Augusta Kansas Police shoot and kill Veteran’s service dog “Midnite” then issue him two citations

An officer in Augusta, Kansas shot and killed Army veteran Alan Fitzgerald’s service dog Midnite Thursday afternoon

  • An officer went with animal control to Fitzgerald’s residence after a call about a dog attack

  • Witnesses say the officer opened Fitzgerald’s door and was seen kicking Midnite

  • Augusta Police issued Fitzgerald two citations on Friday the day after they shot his dog

Thursday afternoon, an officer of the Augusta Police Department shot and killed Army veteran Alan Fitzgerald’s service dog Midnite. Police claim the dog was shot because the officer “feared for his life.”

Police claim to have received a complaint from a resident who said her dog had been attacked. Public Safety Director Tyler Brewer said that “We had someone call yesterday complaining about a dog attacking their dog on their property.”

The Police Narrative

Brewer said that animal control went to Fitzgerald’s residence with an officer. Police claim that the front door of the residence was open, but the glass door was closed. When Midnite saw the officers, he allegedly jumped at the glass door.

The police claim that Midnite charged the door a second time and this time broke through the door, which scared the animal control officer causing him to fall off the porch.

Brewer said that at that time “the officer shot the dog fearing for his life, and that of his partner.” A classic line that we all know all too well.

Fitzgerald was using the bathroom during the shooting, so he did not see everything that happened. His handicapped mother was also not in the room either.

Alan Fitzgerald’s Narrative

The Daily Haze sat down with Fitzgerald yesterday. We were told that he first rescued Midnite in 2015. The German Sheperd had been abused and was in need of some serious care and training, which Fitzgerald was willing to give both.

In December of 2016, Midnite became a certified ADA service dog through Family Dog Training and Behavioral Center. The training center confirmed Midnite’s training to KAKE ABC. Midnite passed all the “necessary tests and did not show any aggression.” TDH took this picture of Midnite’s service card.

Fitzgerald struggles with Anxiety and PTSD. The veteran told TDH that he had not had any episodes since Midnite came into his life. Midnite also acted as a service dog for Fitzgerald’s mother, who has a physical disability.

Fitzgerald says he heard the police pound on the door from the bathroom. Moments laters he heard gunshots and Midnite whimpering.

When he went out to see what had happened, Fitzgerald saw the officer had shot midnite. Fitzgerald, remind you a veteran with PTSD and anxiety, says the officer then pointed the gun at him and ordered him to get on the ground.

Fitzgerald went back into his residence and closed the door. He could see officers walking around his residence with guns drawn. At least one officer was said to be looking in Fitzgerald window with gun drawn.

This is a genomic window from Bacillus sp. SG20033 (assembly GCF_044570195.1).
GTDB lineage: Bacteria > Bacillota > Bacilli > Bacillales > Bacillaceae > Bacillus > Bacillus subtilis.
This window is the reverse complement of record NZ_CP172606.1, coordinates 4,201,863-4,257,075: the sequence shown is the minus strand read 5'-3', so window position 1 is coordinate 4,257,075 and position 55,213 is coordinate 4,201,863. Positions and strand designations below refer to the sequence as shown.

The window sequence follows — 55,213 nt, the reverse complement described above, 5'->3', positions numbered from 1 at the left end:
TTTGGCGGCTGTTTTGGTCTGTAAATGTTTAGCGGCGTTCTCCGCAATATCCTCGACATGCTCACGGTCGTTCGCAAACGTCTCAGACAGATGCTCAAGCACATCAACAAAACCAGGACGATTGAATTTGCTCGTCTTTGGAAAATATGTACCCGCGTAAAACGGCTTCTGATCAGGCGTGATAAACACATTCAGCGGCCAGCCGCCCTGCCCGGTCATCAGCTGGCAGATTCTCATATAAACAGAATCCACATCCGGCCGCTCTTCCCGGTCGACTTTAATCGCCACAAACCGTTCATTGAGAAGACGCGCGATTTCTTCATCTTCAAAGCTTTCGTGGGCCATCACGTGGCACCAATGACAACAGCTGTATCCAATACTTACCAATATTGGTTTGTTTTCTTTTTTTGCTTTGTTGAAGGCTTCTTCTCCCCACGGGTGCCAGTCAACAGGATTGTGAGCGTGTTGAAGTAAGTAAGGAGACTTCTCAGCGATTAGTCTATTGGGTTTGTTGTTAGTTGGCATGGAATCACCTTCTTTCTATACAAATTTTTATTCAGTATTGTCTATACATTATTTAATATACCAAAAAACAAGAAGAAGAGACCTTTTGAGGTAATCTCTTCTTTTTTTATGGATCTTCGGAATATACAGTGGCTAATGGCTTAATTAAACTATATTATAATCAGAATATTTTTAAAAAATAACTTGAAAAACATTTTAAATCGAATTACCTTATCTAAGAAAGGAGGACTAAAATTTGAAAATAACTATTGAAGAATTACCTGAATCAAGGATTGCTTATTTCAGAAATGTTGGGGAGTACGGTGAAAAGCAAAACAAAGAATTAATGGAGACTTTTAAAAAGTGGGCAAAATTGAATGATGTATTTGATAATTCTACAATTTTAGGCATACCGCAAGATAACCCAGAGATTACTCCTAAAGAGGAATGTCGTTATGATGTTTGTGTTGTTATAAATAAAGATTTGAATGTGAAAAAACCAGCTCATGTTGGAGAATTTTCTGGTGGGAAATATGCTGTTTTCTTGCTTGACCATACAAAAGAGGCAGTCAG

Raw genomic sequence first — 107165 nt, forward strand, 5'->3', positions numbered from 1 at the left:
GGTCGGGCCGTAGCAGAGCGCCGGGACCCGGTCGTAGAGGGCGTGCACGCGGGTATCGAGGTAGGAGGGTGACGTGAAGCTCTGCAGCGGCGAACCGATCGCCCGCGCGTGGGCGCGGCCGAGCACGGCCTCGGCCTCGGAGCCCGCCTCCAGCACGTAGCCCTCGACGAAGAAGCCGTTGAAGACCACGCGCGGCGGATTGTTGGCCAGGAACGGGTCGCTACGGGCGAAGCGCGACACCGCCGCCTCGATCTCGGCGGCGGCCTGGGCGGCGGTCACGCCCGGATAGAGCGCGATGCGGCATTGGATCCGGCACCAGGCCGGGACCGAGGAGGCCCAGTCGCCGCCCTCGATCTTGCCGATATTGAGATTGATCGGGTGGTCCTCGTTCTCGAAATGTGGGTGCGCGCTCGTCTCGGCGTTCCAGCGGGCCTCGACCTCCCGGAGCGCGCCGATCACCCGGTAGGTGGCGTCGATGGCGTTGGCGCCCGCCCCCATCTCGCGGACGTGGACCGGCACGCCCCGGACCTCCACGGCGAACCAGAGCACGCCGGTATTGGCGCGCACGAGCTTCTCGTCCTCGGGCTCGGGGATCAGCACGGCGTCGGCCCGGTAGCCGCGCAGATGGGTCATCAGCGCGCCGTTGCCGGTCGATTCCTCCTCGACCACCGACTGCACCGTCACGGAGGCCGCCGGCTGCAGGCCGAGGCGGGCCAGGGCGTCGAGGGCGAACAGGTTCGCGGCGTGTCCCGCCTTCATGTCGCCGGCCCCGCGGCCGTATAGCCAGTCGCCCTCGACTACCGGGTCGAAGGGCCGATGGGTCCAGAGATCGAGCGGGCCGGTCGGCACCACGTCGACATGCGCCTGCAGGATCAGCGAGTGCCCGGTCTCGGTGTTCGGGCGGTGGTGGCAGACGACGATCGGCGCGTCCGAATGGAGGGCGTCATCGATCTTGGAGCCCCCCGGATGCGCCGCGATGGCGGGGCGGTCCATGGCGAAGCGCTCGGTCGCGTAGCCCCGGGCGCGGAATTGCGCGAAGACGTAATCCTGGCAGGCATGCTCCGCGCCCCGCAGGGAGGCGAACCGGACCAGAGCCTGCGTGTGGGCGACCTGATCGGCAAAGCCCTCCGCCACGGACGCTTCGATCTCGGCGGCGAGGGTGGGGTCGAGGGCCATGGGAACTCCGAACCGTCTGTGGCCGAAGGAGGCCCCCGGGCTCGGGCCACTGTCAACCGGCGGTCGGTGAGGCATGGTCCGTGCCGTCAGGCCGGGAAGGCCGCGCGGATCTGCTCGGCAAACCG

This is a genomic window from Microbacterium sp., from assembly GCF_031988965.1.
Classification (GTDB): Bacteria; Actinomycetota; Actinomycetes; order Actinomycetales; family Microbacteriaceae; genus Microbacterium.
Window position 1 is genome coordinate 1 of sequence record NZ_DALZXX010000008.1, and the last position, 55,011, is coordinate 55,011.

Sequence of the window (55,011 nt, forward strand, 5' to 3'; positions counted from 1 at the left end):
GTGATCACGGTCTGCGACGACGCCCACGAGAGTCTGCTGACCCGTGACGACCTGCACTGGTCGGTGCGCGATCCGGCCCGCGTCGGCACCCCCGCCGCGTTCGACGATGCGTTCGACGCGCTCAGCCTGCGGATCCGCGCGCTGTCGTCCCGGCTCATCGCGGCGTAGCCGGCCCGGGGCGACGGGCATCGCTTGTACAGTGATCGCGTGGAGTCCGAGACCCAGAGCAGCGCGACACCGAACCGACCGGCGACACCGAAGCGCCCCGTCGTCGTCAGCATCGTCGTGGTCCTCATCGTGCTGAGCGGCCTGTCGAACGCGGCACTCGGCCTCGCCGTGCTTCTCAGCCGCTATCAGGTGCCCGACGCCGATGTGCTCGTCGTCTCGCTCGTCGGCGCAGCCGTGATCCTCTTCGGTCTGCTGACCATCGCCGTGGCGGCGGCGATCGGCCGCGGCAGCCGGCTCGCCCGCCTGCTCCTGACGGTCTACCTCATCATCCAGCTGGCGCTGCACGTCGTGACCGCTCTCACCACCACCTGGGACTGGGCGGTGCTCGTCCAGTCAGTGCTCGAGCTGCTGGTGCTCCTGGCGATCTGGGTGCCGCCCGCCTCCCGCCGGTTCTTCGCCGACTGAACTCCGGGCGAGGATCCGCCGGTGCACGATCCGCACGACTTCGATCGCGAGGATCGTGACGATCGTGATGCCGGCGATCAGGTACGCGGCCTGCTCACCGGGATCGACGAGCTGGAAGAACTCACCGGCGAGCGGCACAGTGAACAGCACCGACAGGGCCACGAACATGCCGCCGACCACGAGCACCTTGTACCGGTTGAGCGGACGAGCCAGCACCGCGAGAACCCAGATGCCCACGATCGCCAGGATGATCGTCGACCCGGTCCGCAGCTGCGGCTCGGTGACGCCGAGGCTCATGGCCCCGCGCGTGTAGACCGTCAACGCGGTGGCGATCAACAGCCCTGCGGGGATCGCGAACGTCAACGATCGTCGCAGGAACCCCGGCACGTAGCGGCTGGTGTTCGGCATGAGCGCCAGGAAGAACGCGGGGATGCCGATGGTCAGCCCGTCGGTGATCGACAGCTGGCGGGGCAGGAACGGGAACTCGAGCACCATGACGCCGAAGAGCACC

Captain Bruce Relph was on the scene and called Fitzgerald’s phone. Fitzgerald told him he would not come out and talk to them unless all the officers holstered their weapons and got off of his property. Fitzgerald eventually went outside and talked to Relph.

The Witnesses Narrative

While Fitzgerald is not sure what exactly happened at the time of the shooting, neighbors who witnessed the entire incident have been coming forward, and their story is much different from Brewer’s narrative.

Witnesses claim that that the officer pounded on the glass door. He then waited a moment and opened the door and began going inside Fitzgerald’s residence without permission, or a warrant.

It was at that time the officer first met Midnite. Witnesses claim to have been able to see the officer kicking Midnite and even using his baton.

After entering the house without permission, and attacking Midnite, they moved outside. That is when the officer shot and killed Midnite.

Witnesses told TDH the officer who shot Midnite was Officer Devon Keith. As standard procedure for the State of Kansas, the police department has not released the name of the officer. According to Keith’s Facebook page, his occupation is “Safety Officer at Augusta Department Of Public Safety.” Keith graduated from the Kansas Law Enforcement Training Center in June of 2015.

To add injury to insult, on Friday Fitzgerald was shocked when he was delivered two citations for the incident. One citation is for a “vicious animal at large,” and the second was for Midnite “attacking” officer Keith.

Justice for Midnite

Police shootings against dogs is a much larger problem than many realize. If a citizen kills a police K-9 they are charged with killing an officer, but when police kill citizen dogs, in this case a service dog, that is very rarely any accountability.

A Go Fund Me has been put together to aid Fitzgerald in purchasing Midnite’s ashes. Now, after being given the two citations, there is a good chance that some money may be needed for legal aid as well. You can donate to the campaign by clicking here!

TDH received these pictures of Midnite from Fitzgerald. We would like to note the pictures that show Midnite interacting with smaller animals.


Midnite after the Augusta Police went to Fitzgerald’s home.



About Meko Haze

Meko Haze is an independent journalist by day... and an independent journalist by night.